I,m thinking about buying a woodmaster planer any advice

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Forum topic by saumish posted 10-07-2008 05:25 AM 15815 views 0 times favorited 5 replies Add to Favorites Watch
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17 posts in 3664 days

10-07-2008 05:25 AM

I want to buy the woodmaster 718 planer for my shop. I wonder how hard it is to switch from planer to sander, and if it does a good job.

-- Jim Ohio

5 replies so far

View tooldad's profile


660 posts in 3711 days

#1 posted 10-07-2008 05:30 AM

I have the video, doesn’t seem to be too difficult. However I have the Dewalt 13” planer with the grizzly 24” drum sander. I think the 2 combined still cost less than the woodmaster. However takes up more space in the shop. Which is more at a premium in your shop.

We do have a product from Hawk woodworking, called the panelmaster. It is a shaper that has 3 cutters in it, one for stile, rail, and panel raising. They build their product in Kansas City and it is good equipment. They also make the planer/sander/gang rip/molding machine. You don’t get all options at first, but you can upgrade right away or as budget allows. I was thinking about one of those machines for the school shop for gang ripping and molding.

View Justin Wright's profile

Justin Wright

11 posts in 3515 days

#2 posted 10-07-2008 04:59 PM

I have two 718 planers and for most part I am happy with them. I have one that has major modifications that I mostly cut Log Siding on. The second one I use mostly for ripping. I don’t love the stock feed system with the spring loaded feed rollers. Regarding the change over time, it not bad. I spend about 20-30 min. each time. Thats to clean, change heads (and pulley if needed), and change the stock guides. Bottom line, its well worth the money but nothing beats dedicated machines for speed

-- justin@americanlogsandsiding

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2141 posts in 3796 days

#3 posted 10-07-2008 06:07 PM

I only know one person who owns one and he told me that it is full of flaws in the engineering and he would not buy another. I do not have personal experience to tell you about though.

-- making sawdust....

View Loren's profile


10383 posts in 3644 days

#4 posted 10-07-2008 09:10 PM

I own a smaller Woodmaster 8” planer and I quite like it. It
planes fast and with a nice smooth cut in what little work
I have done with it.

It’s the old one that converts from Planer to Jointer. The
engineering is a little bit funny but shows good ingenuity.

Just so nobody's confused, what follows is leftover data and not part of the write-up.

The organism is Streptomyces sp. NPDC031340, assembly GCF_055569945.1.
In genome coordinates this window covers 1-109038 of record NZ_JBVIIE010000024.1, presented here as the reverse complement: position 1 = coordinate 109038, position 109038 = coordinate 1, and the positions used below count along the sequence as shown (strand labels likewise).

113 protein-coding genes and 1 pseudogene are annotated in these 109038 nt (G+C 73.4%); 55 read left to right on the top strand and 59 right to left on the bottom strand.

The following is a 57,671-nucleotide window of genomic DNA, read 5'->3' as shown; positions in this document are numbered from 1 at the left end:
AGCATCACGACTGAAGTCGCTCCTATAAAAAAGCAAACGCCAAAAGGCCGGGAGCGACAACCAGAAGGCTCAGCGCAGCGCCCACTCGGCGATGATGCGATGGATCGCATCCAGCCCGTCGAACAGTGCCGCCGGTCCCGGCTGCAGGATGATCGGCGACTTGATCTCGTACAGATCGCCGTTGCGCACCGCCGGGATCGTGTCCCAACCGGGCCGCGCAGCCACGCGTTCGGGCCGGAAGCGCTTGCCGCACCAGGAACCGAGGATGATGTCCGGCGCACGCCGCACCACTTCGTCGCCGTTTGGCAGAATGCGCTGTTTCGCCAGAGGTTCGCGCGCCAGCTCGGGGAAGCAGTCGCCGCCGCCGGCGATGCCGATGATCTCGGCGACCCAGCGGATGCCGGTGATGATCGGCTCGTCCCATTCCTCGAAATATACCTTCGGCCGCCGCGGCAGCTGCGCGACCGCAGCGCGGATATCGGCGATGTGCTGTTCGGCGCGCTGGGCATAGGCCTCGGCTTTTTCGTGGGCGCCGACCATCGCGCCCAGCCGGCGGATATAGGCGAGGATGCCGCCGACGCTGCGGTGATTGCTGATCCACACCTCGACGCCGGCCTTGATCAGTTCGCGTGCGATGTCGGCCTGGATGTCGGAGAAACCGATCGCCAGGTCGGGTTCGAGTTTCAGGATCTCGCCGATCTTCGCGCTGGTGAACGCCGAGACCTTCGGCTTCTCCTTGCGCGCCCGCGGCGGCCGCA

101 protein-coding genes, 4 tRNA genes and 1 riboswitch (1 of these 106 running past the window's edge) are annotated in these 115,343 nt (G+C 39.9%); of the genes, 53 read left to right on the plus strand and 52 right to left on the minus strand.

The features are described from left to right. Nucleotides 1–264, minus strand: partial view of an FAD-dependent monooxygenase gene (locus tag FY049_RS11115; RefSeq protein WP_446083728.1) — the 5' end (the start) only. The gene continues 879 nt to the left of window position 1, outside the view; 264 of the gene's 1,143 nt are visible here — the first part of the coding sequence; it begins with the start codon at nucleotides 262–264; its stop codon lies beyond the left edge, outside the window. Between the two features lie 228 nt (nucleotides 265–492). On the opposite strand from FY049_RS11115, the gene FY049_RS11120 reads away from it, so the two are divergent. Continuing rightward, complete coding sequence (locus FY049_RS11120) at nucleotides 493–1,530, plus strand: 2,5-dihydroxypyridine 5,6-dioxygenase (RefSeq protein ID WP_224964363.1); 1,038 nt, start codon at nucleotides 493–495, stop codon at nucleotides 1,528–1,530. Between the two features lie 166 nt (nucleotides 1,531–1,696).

I would buy a bigger one if it came my way and was inexpensive.
Dunno about switching between features. I had a Performax
sander and it was a pain all by itself with no planer capacity.
It was a cantilevered-arm drum sander – which I don’t recommend.
I would go with a closed drum sander and accept it’s limitations
before struggling with an open-ended machine again.

My impression of a big Woodmaster is that they are not as
heavily built as cast iron planers are. Woodmaster uses
a lot of folded steel, which isn’t always bad, but it keeps both
the cost and the mass down. They are still made in the
USA I think.

View Suz's profile


51 posts in 3753 days

#5 posted 10-10-2008 01:17 PM

I’ve got a Woodmaster 712 which is a baby brother of the 718 with the same sized 5 hp motor. I have yet to use the sander because I do have a dedicated drum sander that I use instead. However, because of the hook and loop system I’ve heard that you can run into trouble if you heat the drum/paper up too much during the sanding operations.
As for the Woodmaster as a planer I have no issues with it. Unlike the lunchbox planers you can take a healthy bite off the wood on each pass. Plus with the variable speed feed you have an infinite feed range so you can produce some very nice planed lumber if your knives are sharp. As for snipe that can be controlled by having full length tables that are raised on the ends. Also having full length tables that support the stock and prevent it from “bouncing” you get away from having a lot of chatter marks in your lumber.
I can switch from the planing operation to the gang saw or to the molding head in about 15 to 20 minutes.
The Woodmaster needs a good DC system or it will bury you in shavings in a short order. Also, when using the gang saw you need a good flow of air around the blades to keep them cool. Plus when you use the molder you need to get the chips out of the way or they will plug up the machine quite quickly.
If you are interested in making moldings, the machine does a fine job with only one cutter/knife because of your ability to slow the feed down.
If I were to buy another unit, I would not buy the bed accessory. I’d make a 8’ long bed out of some material that would support the stock as it goes into and exits the machine. (I have yet to do this for mine, but will soon.)

-- Jim

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